The realities of the global climate crisis can seem overwhelming. Every day, there’s new information about how the environment and human health are being threatened. And the international response to the COVID-19 pandemic has people wondering about possible parallels.
But there are plenty of Orange County residents fighting to make positive change. We highlight that great work here—from green businesses and university researchers to volunteer groups and civil servants. Passionate locals are working together to create a sustainable future; let them inspire you to take action in ways large and small.
Why is sustainability important to you?
As a mantra for myself and my partners, we are trying to leave the world’s campsite cleaner than we found it. From the moment the Prius came out, I was driving one. And we have a platform to do something really cool. We’re looking at every opportunity we have to be a steward of the canyon and the environment and the planet. If it’s doable, we’ll do it.
What are some of the practices you’re most proud of?
The one that has the greatest impact would be the conversion of the entire grounds to reclaimed water. It cost a hell of a lot and was more difficult to engineer than Middle East peace, but it was the right thing to do. We’re saving more than 22 million gallons of potable water a year. Another one I take personally is the elimination of single-use plastics. We can all do it, although convenience seems to trump responsibility in many aspects of our lives. At The Ranch, you don’t get a plastic water bottle on the nightstand; it’s glass. And we take that a step further and grind the glass and repurpose that out on the golf course. We recycled more than 50 tons of glass last year. We have a machine to grind the glass on-site. It’s dancing like Chuck Berry back there, and it can grind it up to whatever coarseness you desire.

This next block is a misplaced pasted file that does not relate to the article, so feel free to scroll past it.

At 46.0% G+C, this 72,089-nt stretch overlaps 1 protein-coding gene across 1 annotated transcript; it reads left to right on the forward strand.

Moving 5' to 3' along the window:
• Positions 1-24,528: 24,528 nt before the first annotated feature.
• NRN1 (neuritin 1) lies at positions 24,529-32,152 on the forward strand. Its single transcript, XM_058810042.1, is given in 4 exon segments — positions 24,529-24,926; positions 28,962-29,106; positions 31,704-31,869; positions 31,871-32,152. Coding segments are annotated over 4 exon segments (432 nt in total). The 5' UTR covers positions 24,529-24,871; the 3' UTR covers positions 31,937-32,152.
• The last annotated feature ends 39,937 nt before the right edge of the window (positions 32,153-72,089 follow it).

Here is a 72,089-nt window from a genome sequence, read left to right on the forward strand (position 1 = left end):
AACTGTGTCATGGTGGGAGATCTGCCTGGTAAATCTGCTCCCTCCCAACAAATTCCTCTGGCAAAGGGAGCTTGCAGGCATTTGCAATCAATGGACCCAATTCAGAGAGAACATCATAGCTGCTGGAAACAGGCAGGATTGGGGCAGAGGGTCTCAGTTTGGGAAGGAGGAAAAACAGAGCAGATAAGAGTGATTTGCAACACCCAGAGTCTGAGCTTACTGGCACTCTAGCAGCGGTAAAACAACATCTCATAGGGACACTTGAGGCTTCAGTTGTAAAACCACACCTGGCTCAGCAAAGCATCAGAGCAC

Harvest was the first restaurant in Laguna Beach to be certified ocean-friendly. What does that mean to you?
It’s pretty cool to be recognized by Surfrider; they’re a pretty scrutinous group. You don’t want to eat seafood that’s just trashing the environment. You don’t want vegetables that are tainted with pesticides. I don’t. So we do that screening on behalf of our customers and ourselves. I think it’s becoming the norm and will hopefully become the standard in a few years.
Read more from this cover story at orangecoast.com/sustainingoc.